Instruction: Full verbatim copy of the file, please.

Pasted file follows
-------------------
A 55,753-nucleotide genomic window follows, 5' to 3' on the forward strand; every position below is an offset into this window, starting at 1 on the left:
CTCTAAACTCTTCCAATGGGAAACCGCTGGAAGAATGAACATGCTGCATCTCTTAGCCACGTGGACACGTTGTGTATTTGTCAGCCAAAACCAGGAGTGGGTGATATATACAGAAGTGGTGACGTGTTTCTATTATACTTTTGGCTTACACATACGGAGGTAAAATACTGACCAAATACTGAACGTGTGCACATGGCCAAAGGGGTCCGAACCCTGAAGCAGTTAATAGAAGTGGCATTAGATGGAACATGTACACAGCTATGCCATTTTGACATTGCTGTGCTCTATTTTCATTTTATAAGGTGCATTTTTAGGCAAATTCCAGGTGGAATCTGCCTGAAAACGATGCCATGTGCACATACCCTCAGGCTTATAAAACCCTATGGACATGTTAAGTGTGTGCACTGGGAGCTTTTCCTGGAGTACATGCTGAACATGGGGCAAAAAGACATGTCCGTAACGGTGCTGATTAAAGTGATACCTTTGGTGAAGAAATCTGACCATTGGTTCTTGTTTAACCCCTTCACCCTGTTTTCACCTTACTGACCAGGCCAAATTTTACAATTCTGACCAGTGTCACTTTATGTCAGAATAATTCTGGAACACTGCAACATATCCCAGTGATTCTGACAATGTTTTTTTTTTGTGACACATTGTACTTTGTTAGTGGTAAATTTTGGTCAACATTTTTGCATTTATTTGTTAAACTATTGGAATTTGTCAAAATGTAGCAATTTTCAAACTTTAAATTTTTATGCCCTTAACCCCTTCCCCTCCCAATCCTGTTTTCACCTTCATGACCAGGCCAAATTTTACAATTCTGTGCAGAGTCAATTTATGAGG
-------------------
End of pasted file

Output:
A 55,753-nucleotide genomic window follows, 5' to 3' on the forward strand; every position below is an offset into this window, starting at 1 on the left:
CTCTAAACTCTTCCAATGGGAAACCGCTGGAAGAATGAACATGCTGCATCTCTTAGCCACGTGGACACGTTGTGTATTTGTCAGCCAAAACCAGGAGTGGGTGATATATACAGAAGTGGTGACGTGTTTCTATTATACTTTTGGCTTACACATACGGAGGTAAAATACTGACCAAATACTGAACGTGTGCACATGGCCAAAGGGGTCCGAACCCTGAAGCAGTTAATAGAAGTGGCATTAGATGGAACATGTACACAGCTATGCCATTTTGACATTGCTGTGCTCTATTTTCATTTTATAAGGTGCATTTTTAGGCAAATTCCAGGTGGAATCTGCCTGAAAACGATGCCATGTGCACATACCCTCAGGCTTATAAAACCCTATGGACATGTTAAGTGTGTGCACTGGGAGCTTTTCCTGGAGTACATGCTGAACATGGGGCAAAAAGACATGTCCGTAACGGTGCTGATTAAAGTGATACCTTTGGTGAAGAAATCTGACCATTGGTTCTTGTTTAACCCCTTCACCCTGTTTTCACCTTACTGACCAGGCCAAATTTTACAATTCTGACCAGTGTCACTTTATGTCAGAATAATTCTGGAACACTGCAACATATCCCAGTGATTCTGACAATGTTTTTTTTTTGTGACACATTGTACTTTGTTAGTGGTAAATTTTGGTCAACATTTTTGCATTTATTTGTTAAACTATTGGAATTTGTCAAAATGTAGCAATTTTCAAACTTTAAATTTTTATGCCCTTAACCCCTTCCCCTCCCAATCCTGTTTTCACCTTCATGACCAGGCCAAATTTTACAATTCTGTGCAGAGTCAATTTATGAGG